A high density interconnect structure 10 incorporating a dielectric layer in accordance with the present invention is illustrated in cross-section in FIG. 6 where a substrate 12 has integrated circuit chips 15 disposed incavities therein. The integrated circuits 15 have contact pads 16 disposed on the upper surfaces thereof. A KaptonŽ polyimide layer 22 is bonded to the top of the integrated circuit and the substrate by an adhesive layer 21 of p-phenylazophenol-dye-containing polyester. Via holes are laser drilled in the dielectric layers 22/21 and an overlying metal layer 30 is disposed on the top of the dielectric layer and in the via holes andpatterned to produce individual conductors 32. An additional dielectric layer 40 is disposed over the conductive layer 30 and has via holes 42 disposed therein into which a second metal layer 50 extends to make contact to the first metal layer 30.
In this structure, the adhesive layer 21 is a polyester having a melting point in the vicinity of 150° C. which is generally considered to be too low a temperature for use in a final product high density interconnect structure in a high temperature environment. However, this structure is ideal for intermediate testing prior to assembly of the finalstructure since the low melting point of the adhesive 21 facilitates the non-destructive disassembly of the structure at the end of testing as taught in U.S. Pat. No. 4,884,122 entitled "Method and Configuration for Testing Electronic Circuits and Integrated Circuit Chips Using a RemovableOverlay Layer" (application Ser. No. 230,654 filed Aug. 5, 1988). Many other dyes and other polymers may be used in this high density interconnect structure in accordance with this invention.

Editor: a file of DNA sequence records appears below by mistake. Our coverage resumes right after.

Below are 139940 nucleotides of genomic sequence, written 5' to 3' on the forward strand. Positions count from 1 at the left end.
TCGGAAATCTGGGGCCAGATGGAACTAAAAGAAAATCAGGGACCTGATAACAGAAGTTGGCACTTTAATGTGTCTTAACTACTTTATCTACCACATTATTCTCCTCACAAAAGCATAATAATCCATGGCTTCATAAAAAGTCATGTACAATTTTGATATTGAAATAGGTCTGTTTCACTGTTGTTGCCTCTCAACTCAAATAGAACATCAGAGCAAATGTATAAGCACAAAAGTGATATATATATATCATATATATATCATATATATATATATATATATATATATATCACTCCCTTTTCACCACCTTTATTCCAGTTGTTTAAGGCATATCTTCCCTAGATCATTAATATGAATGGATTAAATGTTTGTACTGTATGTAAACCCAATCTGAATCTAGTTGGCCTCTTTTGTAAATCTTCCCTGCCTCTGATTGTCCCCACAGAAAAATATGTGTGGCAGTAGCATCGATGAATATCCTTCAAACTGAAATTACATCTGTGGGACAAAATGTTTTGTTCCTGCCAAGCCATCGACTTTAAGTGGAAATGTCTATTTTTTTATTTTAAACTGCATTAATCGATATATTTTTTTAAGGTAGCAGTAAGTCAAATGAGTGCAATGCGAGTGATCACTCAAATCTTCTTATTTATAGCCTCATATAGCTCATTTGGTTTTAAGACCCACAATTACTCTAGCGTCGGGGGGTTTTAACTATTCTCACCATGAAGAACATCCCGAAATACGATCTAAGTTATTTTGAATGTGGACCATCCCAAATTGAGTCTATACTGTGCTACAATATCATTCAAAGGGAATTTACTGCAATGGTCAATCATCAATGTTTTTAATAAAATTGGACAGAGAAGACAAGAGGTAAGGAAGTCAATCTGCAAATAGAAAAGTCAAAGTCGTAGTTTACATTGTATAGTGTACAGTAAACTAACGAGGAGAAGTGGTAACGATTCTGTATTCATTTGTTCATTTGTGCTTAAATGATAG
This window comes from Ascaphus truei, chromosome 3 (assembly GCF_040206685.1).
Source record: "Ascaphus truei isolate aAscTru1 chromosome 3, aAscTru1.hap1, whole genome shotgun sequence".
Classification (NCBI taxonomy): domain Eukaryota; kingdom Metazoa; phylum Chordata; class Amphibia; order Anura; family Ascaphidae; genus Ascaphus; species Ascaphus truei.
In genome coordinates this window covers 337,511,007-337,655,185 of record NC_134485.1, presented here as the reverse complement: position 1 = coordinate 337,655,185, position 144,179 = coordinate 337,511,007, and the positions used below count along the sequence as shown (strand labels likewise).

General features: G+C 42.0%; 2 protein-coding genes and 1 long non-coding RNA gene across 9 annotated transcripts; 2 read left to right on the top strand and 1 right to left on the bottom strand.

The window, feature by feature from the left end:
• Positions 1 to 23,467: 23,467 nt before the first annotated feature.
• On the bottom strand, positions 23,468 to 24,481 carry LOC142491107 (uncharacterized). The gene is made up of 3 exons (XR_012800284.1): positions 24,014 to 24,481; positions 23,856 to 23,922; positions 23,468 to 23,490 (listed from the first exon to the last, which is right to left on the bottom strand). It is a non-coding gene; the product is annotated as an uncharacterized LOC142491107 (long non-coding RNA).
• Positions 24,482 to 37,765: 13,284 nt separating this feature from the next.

While it is preferred that the dye be soluble in the polymer with the result that individual molecules of the dye are spaced from each other andsubstantially evenly distributed in the polymer layer, this invention can also be successful where the dye is not soluble in the polymer provided itcan be distributed substantially uniformly through the polymer as minute particles smaller than about 1 micron in size. Such small particles act very much like individual molecules in transferring their absorbed energy to the host polymer material in order to affect its ablation.
While the above examples have been directed to the formation of the layer beginning with a basic polymer, it will be recognized that the dye material may be mixed with the basic polymer at the time of its manufacture with the result that the polymer pellets or powder or the solvent source solution of the polymer, as the case may be, will already incorporate a dye in accordance with this invention. This has the advantage of saving the user from the labor and expense of mixing a selected dye with the host polymer in order to provide the desired layer or film.
While the invention has been described in detail herein in accord with certain preferred embodiments thereof, many modifications and changes therein may be effected by those skilled in the art. Accordingly, it is intended by the appended claims to cover all such modifications and changes as fall within the true spirit and scope of the invention.
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|WO2001015819A1 *||Aug 30, 2000||Mar 8, 2001||Univ Nebraska||Three-dimensional electrical interconnects|
|WO2005057625A2 *||Dec 3, 2004||Jun 23, 2005||Chen-Hsiung Cheng||Method of differentially patterning layers of organic thin film material without damaging underlying layers|
|U.S. Classification||427/555, 430/315, 427/97.2, 216/17, 427/273, 216/65, 427/264, 427/276, 216/55, 257/E21.254, 430/945, 257/E23.178, 430/313, 219/121.72, 219/121.69, 219/121.71, 427/384, 427/97.5, 430/270.1|
|International Classification||C08J7/00, H01L25/18, H01L23/12, H01L21/30, H01L21/027, C08K5/22, B23K26/18, H01L23/538, C08J7/04, H01L21/311, C09D201/00, G03F7/039, H01L25/04, B23K26/00, C08K5/00, G03F7/20, C08L101/00, B23K26/40|
|Cooperative Classification||Y10S430/146, H01L24/24, G03F7/2053, H01L2924/14, H01L24/82, H01L2924/01013, H01L2924/01023, H01L21/31127, H01L2924/01033, H01L2924/01015, G03F7/039, H01L2924/01006, H01L2224/24227, H01L2924/01005, H01L23/5389, H01L2924/01074|
|Dec 26, 1989||AS||Assignment|